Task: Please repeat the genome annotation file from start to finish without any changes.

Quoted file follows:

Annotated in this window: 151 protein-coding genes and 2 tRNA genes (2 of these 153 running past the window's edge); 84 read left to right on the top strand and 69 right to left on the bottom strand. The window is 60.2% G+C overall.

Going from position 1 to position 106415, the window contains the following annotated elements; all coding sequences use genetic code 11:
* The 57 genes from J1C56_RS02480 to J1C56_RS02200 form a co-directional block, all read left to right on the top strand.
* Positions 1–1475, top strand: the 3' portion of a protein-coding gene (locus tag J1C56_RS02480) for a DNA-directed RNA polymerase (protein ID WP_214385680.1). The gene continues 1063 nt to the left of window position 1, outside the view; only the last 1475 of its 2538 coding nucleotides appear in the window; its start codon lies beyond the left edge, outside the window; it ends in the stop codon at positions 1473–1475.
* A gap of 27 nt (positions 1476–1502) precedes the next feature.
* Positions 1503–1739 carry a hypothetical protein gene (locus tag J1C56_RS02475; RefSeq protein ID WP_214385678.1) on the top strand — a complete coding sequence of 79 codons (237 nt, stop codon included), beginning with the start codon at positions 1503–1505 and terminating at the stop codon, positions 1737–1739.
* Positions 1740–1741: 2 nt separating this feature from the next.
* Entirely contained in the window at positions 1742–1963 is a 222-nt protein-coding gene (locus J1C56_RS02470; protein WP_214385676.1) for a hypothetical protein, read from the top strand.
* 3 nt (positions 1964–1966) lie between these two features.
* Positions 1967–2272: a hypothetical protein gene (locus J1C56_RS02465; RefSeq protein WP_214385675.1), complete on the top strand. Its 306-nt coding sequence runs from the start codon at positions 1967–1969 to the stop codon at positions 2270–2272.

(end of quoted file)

Annotated in this window: 151 protein-coding genes and 2 tRNA genes (2 of these 153 running past the window's edge); 84 read left to right on the top strand and 69 right to left on the bottom strand. The window is 60.2% G+C overall.

Going from position 1 to position 106415, the window contains the following annotated elements; all coding sequences use genetic code 11:
* The 57 genes from J1C56_RS02480 to J1C56_RS02200 form a co-directional block, all read left to right on the top strand.
* Positions 1–1475, top strand: the 3' portion of a protein-coding gene (locus tag J1C56_RS02480) for a DNA-directed RNA polymerase (protein ID WP_214385680.1). The gene continues 1063 nt to the left of window position 1, outside the view; only the last 1475 of its 2538 coding nucleotides appear in the window; its start codon lies beyond the left edge, outside the window; it ends in the stop codon at positions 1473–1475.
* A gap of 27 nt (positions 1476–1502) precedes the next feature.
* Positions 1503–1739 carry a hypothetical protein gene (locus tag J1C56_RS02475; RefSeq protein ID WP_214385678.1) on the top strand — a complete coding sequence of 79 codons (237 nt, stop codon included), beginning with the start codon at positions 1503–1505 and terminating at the stop codon, positions 1737–1739.
* Positions 1740–1741: 2 nt separating this feature from the next.
* Entirely contained in the window at positions 1742–1963 is a 222-nt protein-coding gene (locus J1C56_RS02470; protein WP_214385676.1) for a hypothetical protein, read from the top strand.
* 3 nt (positions 1964–1966) lie between these two features.
* Positions 1967–2272: a hypothetical protein gene (locus J1C56_RS02465; RefSeq protein WP_214385675.1), complete on the top strand. Its 306-nt coding sequence runs from the start codon at positions 1967–1969 to the stop codon at positions 2270–2272.